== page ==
The Great Land Grab of Granby
Unable to buy the land, the Docheff family began to buy land around Marvin Heemeyer’s property. Heemeyer attempted to purchase plots from underneath Docheff but failed. But Heemeyer wasn’t out of ideas.
Furious, Heemeyer publicly campaigned against the plant, attempting to create a movement based on environmental grounds. Hearings about the construction were packed, thanks to Heemeyer’s canvassing, with the public voicing their concerns. The Docheffs addressed the concerns by taking measures against dust, noise, and environmental issues. Opposition dwindled, and the construction of the plant was moving forward.
Marvin Heemeyer’s Final Straw Breaks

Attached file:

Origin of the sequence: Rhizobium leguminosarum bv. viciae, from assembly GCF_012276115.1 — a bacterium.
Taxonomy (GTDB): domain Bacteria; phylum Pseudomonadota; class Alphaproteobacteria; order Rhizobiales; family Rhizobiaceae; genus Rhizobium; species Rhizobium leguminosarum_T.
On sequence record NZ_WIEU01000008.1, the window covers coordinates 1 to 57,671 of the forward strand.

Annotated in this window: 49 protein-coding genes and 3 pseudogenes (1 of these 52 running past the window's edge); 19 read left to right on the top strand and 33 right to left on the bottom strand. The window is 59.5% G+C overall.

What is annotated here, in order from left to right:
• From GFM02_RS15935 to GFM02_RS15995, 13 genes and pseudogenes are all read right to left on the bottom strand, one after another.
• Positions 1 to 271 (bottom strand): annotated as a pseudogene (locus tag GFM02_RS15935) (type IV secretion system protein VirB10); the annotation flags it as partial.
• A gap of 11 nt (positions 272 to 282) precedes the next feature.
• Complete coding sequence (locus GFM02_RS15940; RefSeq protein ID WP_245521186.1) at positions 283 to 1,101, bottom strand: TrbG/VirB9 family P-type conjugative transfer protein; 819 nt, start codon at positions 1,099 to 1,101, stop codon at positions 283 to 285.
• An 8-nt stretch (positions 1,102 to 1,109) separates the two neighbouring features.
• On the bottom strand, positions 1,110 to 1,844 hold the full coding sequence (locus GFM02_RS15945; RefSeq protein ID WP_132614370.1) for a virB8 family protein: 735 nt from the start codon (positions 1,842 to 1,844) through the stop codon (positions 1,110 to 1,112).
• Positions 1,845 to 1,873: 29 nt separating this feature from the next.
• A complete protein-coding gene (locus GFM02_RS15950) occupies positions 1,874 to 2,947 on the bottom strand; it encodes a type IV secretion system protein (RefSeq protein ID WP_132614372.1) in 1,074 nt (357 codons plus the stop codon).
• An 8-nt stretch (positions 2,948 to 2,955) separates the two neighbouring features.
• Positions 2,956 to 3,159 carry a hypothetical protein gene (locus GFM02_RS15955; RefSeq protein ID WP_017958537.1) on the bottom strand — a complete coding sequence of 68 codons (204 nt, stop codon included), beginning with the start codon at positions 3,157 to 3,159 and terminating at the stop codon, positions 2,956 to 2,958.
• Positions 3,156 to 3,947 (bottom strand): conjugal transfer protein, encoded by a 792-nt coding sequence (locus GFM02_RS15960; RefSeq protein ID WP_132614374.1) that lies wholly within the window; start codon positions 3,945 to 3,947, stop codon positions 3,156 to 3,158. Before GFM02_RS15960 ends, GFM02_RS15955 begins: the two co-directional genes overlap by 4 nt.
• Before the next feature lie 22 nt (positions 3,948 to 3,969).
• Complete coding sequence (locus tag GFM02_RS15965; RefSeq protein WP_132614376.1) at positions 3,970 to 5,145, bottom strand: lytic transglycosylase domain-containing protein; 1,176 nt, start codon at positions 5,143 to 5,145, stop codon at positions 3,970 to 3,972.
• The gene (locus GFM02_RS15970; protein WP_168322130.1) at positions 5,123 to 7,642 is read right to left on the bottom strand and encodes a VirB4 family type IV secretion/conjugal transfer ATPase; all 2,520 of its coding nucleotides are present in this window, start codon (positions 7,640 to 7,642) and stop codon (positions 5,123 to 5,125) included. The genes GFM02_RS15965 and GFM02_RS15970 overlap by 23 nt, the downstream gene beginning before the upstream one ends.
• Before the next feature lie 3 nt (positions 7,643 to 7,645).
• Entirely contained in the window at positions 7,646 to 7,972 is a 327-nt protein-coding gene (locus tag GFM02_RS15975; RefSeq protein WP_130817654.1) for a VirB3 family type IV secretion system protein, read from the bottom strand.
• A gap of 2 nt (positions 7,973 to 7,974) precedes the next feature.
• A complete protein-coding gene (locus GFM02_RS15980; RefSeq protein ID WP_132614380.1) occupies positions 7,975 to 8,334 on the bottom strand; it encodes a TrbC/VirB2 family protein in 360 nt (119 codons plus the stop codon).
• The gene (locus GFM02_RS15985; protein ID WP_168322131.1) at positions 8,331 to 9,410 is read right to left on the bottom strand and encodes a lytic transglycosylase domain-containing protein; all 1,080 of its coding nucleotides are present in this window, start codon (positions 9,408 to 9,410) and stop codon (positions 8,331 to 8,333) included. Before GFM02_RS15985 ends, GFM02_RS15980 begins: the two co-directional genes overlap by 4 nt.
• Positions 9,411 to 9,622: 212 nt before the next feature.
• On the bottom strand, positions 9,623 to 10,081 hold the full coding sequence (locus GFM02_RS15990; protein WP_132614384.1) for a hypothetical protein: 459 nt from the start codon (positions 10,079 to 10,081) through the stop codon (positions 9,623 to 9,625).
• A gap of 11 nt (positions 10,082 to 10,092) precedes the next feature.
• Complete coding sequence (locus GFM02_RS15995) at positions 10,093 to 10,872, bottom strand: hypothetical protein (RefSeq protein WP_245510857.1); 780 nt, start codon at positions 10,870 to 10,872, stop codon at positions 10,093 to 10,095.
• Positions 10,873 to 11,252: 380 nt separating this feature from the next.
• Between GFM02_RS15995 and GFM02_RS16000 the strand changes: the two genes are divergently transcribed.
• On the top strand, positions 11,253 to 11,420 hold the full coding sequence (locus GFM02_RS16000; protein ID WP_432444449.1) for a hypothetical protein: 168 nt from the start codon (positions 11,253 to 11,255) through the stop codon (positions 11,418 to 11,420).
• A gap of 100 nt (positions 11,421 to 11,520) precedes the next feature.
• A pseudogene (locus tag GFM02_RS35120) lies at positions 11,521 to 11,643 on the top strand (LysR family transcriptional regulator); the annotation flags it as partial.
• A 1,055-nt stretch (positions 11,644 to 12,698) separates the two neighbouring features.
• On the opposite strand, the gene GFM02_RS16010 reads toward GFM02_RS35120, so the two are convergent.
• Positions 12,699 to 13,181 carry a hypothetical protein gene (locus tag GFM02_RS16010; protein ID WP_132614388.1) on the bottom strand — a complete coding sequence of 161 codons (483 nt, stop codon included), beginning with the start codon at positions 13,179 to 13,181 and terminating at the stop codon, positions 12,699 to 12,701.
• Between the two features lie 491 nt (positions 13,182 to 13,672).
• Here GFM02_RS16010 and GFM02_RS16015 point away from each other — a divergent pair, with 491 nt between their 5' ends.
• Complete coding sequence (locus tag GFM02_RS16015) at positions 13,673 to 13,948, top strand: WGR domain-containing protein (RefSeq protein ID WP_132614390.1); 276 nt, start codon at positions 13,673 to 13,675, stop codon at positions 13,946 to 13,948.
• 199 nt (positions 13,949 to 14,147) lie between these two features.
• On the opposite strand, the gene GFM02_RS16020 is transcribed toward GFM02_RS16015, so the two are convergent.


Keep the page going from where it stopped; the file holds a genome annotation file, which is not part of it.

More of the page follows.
In 2001, the city approved the construction of a concrete plant, zoning the land next to Marvin Heemeyer’s for use. Joe Docheff attempted to make peace between their family and Heemeyer by offering to purchase a sewer line that would also connect to the plant free of charge if Heemeyer dropped his lawsuit against them, which would end up being dismissed in court.
Heemeyer rejected Docheff’s offer. Instead, Heemeyer pumped the sewage from his filled septic tank with a gasoline pump into an irrigation ditch behind his property. Heemeyer also tried to connect to a neighbor’s sewer line and was caught and fined $2,500. Ordered to fix the connection sewer line he caused, Heemeyer protested, calling the requirements ordered by the judge a “form of terrorism.” An attorney at the judgment reported Heemeyer muttering, “I’m just gonna bulldoze this whole place to the ground.”
Marvin Heemeyer’s Plans for a Killdozer